Hollywood needs to offer audiences more diversity in movies if the industry is to stay in business, several key independent film executives asserted at Saturday’s Produced By Conference.
“The marketplace is more receptive to diverse content,” said “Mudbound” producer Charles King at the event on the Paramount lot in Los Angeles. He appeared on a panel titled “Financing Your Film: How to Find the Right Partners” at the Paramount Theatre.
“Mudbound” wound up receiving four Oscar nominations in a major triumph for streaming service Netflix, which has profoundly disrupted the movie business. King, who also produced “Fences” through his Macro company, praised Netflix’s awards season campaign as “above and beyond.”
He noted that Netflix presented an offer for “Mudbound” at the Sundance Film Festival that far exceeded the others, including a commitment for an Academy Award campaign. “To be honest, they were an incredible partner,” King said.
Pandemonium chief Bill Mechanic, nominated for a Best Picture Oscar last year for the independently financed “Hacksaw Ridge,” said the industry has to recognize that consumers’ tastes are shifting rapidly.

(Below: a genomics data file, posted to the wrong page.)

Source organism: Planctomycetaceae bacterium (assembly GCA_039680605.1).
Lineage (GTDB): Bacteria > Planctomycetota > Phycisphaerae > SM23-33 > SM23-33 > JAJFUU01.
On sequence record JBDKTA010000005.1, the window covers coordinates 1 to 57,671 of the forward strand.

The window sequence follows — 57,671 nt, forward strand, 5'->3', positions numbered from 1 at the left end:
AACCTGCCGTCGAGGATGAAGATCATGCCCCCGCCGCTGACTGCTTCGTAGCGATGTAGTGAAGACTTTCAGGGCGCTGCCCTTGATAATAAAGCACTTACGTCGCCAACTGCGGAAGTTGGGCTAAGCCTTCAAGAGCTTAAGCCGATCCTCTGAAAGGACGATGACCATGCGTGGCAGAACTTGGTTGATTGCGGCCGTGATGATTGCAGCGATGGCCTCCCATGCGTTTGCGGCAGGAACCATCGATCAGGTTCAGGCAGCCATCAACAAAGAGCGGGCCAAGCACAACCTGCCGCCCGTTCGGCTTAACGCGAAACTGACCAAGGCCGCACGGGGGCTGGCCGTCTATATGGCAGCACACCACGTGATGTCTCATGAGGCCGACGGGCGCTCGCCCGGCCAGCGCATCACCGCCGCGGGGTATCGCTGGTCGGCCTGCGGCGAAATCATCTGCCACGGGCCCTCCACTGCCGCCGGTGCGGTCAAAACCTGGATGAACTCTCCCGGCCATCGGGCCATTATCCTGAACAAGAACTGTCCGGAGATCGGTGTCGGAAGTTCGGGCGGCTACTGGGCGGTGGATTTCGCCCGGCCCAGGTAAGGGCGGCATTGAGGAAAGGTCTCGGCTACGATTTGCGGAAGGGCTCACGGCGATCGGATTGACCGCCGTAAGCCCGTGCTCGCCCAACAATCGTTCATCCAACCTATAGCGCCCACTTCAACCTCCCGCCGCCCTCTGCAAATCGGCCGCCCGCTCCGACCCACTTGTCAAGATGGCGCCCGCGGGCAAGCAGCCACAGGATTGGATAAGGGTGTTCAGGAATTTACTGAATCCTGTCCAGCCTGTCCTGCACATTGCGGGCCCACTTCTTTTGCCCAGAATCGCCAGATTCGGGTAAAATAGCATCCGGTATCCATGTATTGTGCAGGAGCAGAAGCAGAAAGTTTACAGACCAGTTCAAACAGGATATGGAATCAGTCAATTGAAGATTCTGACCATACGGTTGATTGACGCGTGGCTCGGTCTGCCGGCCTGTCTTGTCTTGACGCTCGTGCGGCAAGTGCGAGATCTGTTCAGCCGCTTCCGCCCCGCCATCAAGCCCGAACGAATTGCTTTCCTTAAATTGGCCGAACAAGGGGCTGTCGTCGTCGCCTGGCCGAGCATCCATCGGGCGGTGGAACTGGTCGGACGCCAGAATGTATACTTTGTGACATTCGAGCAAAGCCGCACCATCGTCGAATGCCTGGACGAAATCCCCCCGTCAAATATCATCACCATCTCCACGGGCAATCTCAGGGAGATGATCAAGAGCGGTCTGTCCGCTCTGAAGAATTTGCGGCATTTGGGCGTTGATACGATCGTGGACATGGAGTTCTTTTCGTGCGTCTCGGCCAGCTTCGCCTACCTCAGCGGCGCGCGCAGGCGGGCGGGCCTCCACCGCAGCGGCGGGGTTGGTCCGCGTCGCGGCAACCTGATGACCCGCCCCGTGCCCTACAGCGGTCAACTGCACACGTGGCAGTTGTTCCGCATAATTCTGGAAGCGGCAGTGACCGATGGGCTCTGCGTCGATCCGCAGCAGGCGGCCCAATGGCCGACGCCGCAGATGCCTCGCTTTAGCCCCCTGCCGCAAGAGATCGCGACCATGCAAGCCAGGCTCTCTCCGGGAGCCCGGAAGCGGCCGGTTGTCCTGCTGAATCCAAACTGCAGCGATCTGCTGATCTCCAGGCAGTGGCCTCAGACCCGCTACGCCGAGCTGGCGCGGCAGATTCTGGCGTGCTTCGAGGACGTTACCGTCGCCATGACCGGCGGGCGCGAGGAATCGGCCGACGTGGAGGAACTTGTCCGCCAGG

“The audience isn’t going away; what millennials are doing is being more discriminating,” he said. “Content on streaming services is far better.”
And the public still wants to see movies in movie theaters, according to Hyde Park chief Ashok Amritraj. He pointed to Jordan Peele’s “Get Out” as a title that generated intense interest and underlined the need for producers to be closely involved.
“‘Get Out’ kind of struck a chord,” he added. “The execution was perfect. Producing a film has gotten to be much more important.”
Jessica Lacy, head of the international and independent film department at ICM Partners, said that agencies are having to adjust quickly to the changing landsape. She noted that smaller distributors like A24 and Bleecker Street will have to expand production and move into TV to survive and added that those studios along with Lionsgate and Global Roard are still seeking independently financed films.
“I put together ‘I Am Not Your Negro’ and ‘The Florida Project’ and I don’t want to stop putting together those kind of projects,” she added.
Lacy asserted that Netflix is complicating the indie business because it is now focused on producing original films on its own or buying big-budget films like “Bright,” starring Will Smith.
Lacy also noted that her agency has decided not to invest in productions, unlike CAA, WME and UTA. That trio has come under fire from the Writers Guild of America in recent over the perceived conflict of interest in serving as a producer and representing writers on the project.
“We have chosen to stay in the business of representing artists,” Lacy said.